Great potential for Illinois in digital manufacturing hub
There’s a lot of talk in Illinois these days about job creation, how to attract and retain companies here, and the past and future roles of manufacturing in the state’s economy.
The new Digital Manufacturing and Design Innovation Institute coming to Chicago has the potential to redefine Illinois’ place in the global manufacturing sector and its ability to foster innovative, high-tech achievements in manufacturing.
It also will help create jobs and bridge the widening gap among people who want to work but don’t possess the types of skills needed in the modern manufacturing workplace — an issue companies and colleges have been working together to address.
“There is no question that a big piece of this initiative is how to train workers on new equipment, how to use new digital technologies and how to educate companies and their workforces about what is available in terms of cutting-edge, new technology,” said Adam Pollet, director of the Illinois Department of Commerce and Economic Opportunity.
Factories no longer operate the way they did in the mid-20th century. Companies that want to compete on a national or international scale and intend to be around for the long haul are nimble, efficient, technology-driven, forward-thinking operations.
Meanwhile, for years Illinois communities have watched, devastated, as factories closed because they couldn’t keep up with changing customer needs, global competition, the expense of research and development and other demands.
President Barack Obama, Gov. Pat Quinn and a host of other officials last week announced plans for the $320 million Chicago-based hub, funded through public and private investments, and extolled its potential for Illinois and the Midwest. Three other hubs are planned, in Detroit; Youngstown, Ohio; and Raleigh-Durham, N.C.
The University of Illinois at Urbana-Champaign’s UI Labs and its Blue Waters supercomputer will be in the thick of it all, directing sophisticated research across the country. Blue Waters is one of the most powerful supercomputers in the world and the fastest on a university campus.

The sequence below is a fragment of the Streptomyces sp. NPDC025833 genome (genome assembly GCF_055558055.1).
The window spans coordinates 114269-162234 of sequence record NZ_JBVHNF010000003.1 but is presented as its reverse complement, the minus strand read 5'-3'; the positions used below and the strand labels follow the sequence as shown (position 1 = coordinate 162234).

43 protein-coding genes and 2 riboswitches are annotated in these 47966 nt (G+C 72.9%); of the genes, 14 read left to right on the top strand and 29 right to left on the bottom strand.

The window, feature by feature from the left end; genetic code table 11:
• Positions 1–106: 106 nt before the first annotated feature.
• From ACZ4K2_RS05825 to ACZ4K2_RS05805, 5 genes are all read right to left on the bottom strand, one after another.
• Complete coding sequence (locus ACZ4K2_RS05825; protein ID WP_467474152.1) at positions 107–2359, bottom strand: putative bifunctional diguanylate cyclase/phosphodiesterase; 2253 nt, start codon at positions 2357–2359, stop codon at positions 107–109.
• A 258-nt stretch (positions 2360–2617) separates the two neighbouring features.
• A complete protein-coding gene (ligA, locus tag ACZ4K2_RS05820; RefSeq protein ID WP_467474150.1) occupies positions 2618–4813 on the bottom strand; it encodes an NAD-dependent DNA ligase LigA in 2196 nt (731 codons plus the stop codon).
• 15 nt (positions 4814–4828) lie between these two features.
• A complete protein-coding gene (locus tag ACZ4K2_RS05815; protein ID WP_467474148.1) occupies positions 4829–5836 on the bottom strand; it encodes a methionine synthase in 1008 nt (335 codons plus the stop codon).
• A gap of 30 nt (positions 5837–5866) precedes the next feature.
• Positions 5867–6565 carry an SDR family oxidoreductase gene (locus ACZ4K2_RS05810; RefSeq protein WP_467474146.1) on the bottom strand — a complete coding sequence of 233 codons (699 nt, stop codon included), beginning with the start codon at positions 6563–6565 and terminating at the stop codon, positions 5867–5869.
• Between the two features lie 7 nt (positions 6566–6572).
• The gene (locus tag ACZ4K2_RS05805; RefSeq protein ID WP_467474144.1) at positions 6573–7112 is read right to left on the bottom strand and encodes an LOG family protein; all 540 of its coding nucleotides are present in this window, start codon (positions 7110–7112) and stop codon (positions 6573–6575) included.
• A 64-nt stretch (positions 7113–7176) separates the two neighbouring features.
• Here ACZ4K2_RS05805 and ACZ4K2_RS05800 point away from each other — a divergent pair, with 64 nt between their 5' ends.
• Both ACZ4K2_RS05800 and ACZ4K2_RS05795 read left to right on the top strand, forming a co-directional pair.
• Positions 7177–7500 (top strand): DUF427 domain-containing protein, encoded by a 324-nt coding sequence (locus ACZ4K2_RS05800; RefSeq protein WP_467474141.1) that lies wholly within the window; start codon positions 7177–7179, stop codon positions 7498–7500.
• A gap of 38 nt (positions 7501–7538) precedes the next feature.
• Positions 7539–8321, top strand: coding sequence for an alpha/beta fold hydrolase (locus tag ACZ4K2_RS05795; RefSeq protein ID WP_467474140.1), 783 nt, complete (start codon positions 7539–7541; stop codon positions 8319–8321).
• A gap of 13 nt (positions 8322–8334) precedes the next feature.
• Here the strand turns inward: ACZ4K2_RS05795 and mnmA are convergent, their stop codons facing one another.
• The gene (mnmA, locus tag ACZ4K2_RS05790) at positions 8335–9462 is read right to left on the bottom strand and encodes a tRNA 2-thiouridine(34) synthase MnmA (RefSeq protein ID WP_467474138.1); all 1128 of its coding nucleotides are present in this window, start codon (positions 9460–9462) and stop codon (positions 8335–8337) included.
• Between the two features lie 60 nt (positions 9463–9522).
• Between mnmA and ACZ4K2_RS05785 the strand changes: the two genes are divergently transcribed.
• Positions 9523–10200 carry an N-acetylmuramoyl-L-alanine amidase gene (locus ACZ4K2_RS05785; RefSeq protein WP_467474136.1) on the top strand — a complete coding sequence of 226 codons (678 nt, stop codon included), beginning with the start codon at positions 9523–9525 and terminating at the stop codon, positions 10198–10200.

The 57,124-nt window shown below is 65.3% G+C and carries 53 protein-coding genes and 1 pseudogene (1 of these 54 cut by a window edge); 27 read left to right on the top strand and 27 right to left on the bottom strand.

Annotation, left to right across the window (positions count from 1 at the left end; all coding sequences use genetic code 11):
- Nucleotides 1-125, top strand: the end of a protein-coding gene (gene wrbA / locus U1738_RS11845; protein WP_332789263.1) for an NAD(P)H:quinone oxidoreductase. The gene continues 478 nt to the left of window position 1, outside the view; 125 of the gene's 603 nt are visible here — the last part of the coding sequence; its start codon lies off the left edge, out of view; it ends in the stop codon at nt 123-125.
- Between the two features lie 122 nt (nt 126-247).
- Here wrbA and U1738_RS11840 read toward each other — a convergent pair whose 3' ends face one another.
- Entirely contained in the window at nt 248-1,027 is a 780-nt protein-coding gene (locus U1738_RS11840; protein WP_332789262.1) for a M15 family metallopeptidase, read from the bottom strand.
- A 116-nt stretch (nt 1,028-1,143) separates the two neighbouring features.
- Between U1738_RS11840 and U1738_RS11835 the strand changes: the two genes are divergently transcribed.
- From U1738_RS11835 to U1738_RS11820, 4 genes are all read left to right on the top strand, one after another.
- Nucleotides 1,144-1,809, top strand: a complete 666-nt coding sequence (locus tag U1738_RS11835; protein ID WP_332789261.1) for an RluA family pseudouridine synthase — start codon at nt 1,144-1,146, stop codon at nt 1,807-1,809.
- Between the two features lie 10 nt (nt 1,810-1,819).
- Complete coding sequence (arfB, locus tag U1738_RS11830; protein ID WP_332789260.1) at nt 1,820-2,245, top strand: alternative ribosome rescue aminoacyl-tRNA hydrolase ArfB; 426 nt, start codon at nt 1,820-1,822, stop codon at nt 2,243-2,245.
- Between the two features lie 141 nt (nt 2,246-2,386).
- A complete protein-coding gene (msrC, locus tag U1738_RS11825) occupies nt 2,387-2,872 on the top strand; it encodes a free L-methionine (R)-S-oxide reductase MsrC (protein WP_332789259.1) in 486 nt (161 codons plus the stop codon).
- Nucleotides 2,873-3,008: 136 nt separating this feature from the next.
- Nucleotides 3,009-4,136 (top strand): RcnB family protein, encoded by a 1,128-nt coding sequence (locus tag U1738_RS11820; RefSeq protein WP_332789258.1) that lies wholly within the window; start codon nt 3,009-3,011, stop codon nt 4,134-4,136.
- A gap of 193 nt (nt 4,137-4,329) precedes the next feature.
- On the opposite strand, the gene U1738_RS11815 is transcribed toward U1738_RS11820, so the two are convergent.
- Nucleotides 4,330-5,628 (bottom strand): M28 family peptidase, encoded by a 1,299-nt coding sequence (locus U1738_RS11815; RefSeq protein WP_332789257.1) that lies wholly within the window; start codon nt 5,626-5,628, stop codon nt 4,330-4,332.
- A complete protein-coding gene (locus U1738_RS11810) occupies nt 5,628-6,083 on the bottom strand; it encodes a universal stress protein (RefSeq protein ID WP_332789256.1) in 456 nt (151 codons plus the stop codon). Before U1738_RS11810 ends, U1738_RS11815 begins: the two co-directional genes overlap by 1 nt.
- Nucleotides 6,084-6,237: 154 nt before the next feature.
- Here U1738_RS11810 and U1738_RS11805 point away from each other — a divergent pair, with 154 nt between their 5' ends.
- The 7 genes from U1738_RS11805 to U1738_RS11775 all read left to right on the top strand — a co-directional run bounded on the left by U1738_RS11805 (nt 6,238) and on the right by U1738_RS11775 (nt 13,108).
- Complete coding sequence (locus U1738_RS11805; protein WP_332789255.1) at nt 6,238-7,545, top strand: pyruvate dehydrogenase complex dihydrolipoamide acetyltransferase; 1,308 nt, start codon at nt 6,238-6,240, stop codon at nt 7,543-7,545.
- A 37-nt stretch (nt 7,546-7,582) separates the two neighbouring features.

Companies all over Illinois and beyond, especially small and medium size businesses, will be able to utilize the supercomputing power and research and development expertise from U of I and elsewhere to solve some of their most perplexing manufacturing problems.
For example, Pollet said, Gold Eagle, an 80-year-old Chicago company that makes lubricants and liquid additives for machines, can’t break into the European market because its plastic bottles aren’t strong enough to pass certain tests. The company also wants to find ways to use less plastic in the bottles, make them more environmentally friendly and bring down the cost. The company wants to tap into the expertise available through DMDI to come up with design simulations for a better plastic bottle.
“It sounds mundane, but that will transform their entire business,” Pollet said. “It will increase revenue, they can hire more people, and it reduces costs for them and is better for the environment.”
DMDI stands to be a much-needed shot in the arm for the Illinois economy. More businesses may come or stay here to be near a state-of-the-art research and development hub. That means potential job growth, increased exports and more students interested in careers in science, technology, engineering and math.
Think of it as a potential Silicon Valley of the Midwest, said Mark Denzler, vice president of the Illinois Manufacturers’ Association. For years, college graduates have flocked to California for state-of-the-art technology jobs. Now, students may flock to the U of I for an opportunity to be on the cutting edge of manufacturing advancements and, after graduation, settle in Illinois for related jobs.
“Kids don’t get excited about manufacturing anymore. We have a hard time showing there are futures in manufacturing and that these are high-skill jobs,” Denzler said. “I think this will really help with that. I really hope it encourages more kids to get into the math and the science and the engineering and this kind of micromanfacturing and microtechnology — it’s kind of that cool science stuff, whether it’s in biologics, medicine, pharmaceuticals or electronics.”
The potential for DMDI is breathtaking. Illinois was correct to invest in such an ambitious and potentially game-changing project for the state.
— GateHouse Media Illinois